Australia

Jan 18, 2012

Who owns the new Australian dietary guidelines?

For those who missed the announcement, Australia's 24,000 GPs and 3500 dietitians will soon have a new weapon in their battle against big bellies and hard arteries, writes Geoff Russell.

For those who missed the announcement, Australia’s 24,000 GPs and 3500 dietitians will soon have a new weapon in their battle against big bellies and hard arteries. Junk food can be fast and greasy from multinationals with multimillion dollar advertising budgets or wanky and ever so slow and creamy from obese chefs with inexplicable TV pulling powers. Either way, the consequent early onset of ill-health is miserable and expensive.

36 comments

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36 thoughts on “Who owns the new Australian dietary guidelines?

  1. kerry russell

    Thank you for this article, the belief that there is higher quality (animal) and lower quality (plant) protein has long been firmly fixed in the community, on top of this the many TV ads confirming the belief. The facts of nutritional science in opposition seems like just a squeaky mouse. I am usually at a loss to explain when asked “but what about the protein!” and getting Calcium, that is seen as even a bigger danger “you would need a barrow load of broccoli” I am told, so I generally try to keep my veggo beliefs to myself.
    I hope your studies can get out there a bit more. Kerry

  2. Geoff Russell

    Thanks Kerry (no relation … that I know of).

    The history of the protein myth is fascinating and told well by Prof. Kenneth Carpenter,
    Professor of Nutritional Sciences at Berkeley:

    http://www.ncbi.nlm.nih.gov/pubmed/3528432

    The problem is that the advertising industry keeps repeating the same protein lies and
    the history is forgotten and has to be relearned. In the world of medical intervention in developing
    countries, the protein myth is old news. Consider this study of malnutrition in
    developing countries (published in 2000), there is not a single mention of protein in
    the whole 100+ page study. It’s simply not relevant. People are malnourished if they
    don’t get enough food or are fighting infections because of dirty water.

    http://www.ifpri.org/publication/explaining-child-malnutrition-developing-countries-0

    The weapon of choice to bring children back from the brink of death isn’t steak, but fortified peanut butter … plant protein. In the early stages, a LOW protein formulation is used, later as the child’s
    organs start to function better, a slightly higher level is used.

  3. AR

    I’ve been vegetarian for over 40 years (and also a farmer, willing to slaughter, and skin, stock for those keen on eating dead animals), and am happy to arm wrestle, lift & carry, or whatever macho claptrap is deemed necessary by the carnivore lobby to demonstrate fitness.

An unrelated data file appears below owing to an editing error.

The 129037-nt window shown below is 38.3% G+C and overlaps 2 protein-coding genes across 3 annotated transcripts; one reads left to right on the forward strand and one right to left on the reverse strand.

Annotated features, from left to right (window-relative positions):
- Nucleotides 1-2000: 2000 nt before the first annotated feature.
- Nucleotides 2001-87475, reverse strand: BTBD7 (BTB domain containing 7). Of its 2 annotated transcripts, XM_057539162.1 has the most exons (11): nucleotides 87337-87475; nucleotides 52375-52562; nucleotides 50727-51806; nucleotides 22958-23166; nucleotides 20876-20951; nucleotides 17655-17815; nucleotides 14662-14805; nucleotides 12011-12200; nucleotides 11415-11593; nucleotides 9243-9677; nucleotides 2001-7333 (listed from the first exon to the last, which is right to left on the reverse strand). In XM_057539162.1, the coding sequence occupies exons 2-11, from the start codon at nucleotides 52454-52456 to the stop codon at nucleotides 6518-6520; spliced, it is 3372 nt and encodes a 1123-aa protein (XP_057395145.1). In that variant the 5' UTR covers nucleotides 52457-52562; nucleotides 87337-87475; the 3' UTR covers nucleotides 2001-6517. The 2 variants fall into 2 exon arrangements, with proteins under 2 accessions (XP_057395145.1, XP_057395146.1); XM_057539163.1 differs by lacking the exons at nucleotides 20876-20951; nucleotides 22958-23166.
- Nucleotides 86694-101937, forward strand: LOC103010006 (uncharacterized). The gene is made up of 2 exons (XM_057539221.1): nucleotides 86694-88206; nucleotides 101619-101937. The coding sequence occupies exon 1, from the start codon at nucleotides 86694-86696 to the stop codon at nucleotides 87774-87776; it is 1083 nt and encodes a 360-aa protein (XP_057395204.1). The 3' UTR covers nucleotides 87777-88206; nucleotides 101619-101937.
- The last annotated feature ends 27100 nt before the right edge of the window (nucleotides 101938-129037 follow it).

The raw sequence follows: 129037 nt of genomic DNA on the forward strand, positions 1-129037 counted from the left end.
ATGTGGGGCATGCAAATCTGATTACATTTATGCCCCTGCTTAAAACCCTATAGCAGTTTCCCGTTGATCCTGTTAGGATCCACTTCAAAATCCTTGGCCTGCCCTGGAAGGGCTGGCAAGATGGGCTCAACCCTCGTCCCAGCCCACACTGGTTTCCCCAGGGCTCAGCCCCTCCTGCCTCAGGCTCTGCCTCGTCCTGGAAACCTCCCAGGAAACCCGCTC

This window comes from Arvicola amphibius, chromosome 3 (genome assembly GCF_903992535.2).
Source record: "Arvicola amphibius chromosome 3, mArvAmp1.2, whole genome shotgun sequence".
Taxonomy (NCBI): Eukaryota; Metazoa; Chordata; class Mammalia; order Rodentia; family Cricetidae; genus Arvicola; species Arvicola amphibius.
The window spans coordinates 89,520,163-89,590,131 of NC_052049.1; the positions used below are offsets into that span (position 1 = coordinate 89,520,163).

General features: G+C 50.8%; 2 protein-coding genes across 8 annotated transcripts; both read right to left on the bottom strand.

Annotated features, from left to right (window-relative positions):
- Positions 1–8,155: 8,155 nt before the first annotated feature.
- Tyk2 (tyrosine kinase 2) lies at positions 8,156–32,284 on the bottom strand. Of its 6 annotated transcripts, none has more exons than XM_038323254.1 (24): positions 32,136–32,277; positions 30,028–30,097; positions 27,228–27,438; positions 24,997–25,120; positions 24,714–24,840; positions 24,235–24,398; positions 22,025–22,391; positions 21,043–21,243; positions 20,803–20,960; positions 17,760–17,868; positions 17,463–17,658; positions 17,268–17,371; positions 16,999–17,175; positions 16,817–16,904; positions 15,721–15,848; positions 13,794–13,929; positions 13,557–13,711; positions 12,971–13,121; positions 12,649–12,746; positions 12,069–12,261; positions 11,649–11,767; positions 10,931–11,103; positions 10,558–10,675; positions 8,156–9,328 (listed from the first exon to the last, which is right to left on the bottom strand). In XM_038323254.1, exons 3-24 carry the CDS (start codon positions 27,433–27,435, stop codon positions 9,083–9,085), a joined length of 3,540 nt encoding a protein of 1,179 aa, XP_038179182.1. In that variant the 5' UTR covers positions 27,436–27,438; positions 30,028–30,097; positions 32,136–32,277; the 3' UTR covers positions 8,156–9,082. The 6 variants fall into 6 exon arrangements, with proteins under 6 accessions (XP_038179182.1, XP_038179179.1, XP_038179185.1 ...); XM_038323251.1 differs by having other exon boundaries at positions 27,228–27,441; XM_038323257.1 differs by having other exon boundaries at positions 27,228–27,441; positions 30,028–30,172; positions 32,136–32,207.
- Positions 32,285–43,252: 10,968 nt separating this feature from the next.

I’m especially keen to try it in 20yrs time, if any shiteaters still exist.

  4. drsmithy

    During any five-year period only 783 of every 100,000 Cubans will battle cancer compared to 1835 Australians. Diet isn’t the whole story, but the Cubans eat double the fruit, far more veggies, almost twice as many cereals, a quarter the milk and a quarter the meat. It’s carbs, carbs and more carbs and their overweight and obesity rate is about half of ours. All that and not a single low-carb high hype protein bar in sight.

    How do the levels of physical activity compare ?

  5. Geoff Russell

    I don’t have any hard data … just guessing activity levels are higher. Cuba made conscious decisions to change its food supply over the past couple of decades … under extreme pressure caused by Soviet collapse and US sanctions. Calories from animal products plummeted and huge increases in fruit and veg. Heart disease rates dropped very quickly in response. Cancer has a much longer lead time so reflects long standing differences. Meat has always been at about a quarter of Australian levels, most
    of the drop in animal product calories came in reductions in dairy. Total calories in the
    food supply is almost identical to Australia … hence my guess that activity levels must
    be higher if obesity is half.

  6. drsmithy

    For comparison, do the new guidelines contain warnings about the risks of rabbit starvation (which can kill you) for people wacko enough to try living on lean meat? Of course not. So why did the guideline authors deliberately target for blanket warnings a diet which is demonstrably, on average, healthier than the Australian norm?

    I suspect it’s recognising that the number of people “wacko” enough to try living only on a diet of only lean meat is so close to zero it’s irrelevant, whereas the number of people prepared to try and live on a diet of lettuce and green tea (or something equally extreme on the vegetarian side) is not at all unheard of (even if the motivation is not specifically to avoid meat – eg: Anorexia).

    A properly nutritious and balanced vegetarian or vegan diet is more difficult to achieve (without artificial supplements) than an omnivorous one. This is particularly true for children and teenagers. It makes sense that any nutritional and dietary guidelines take that into account.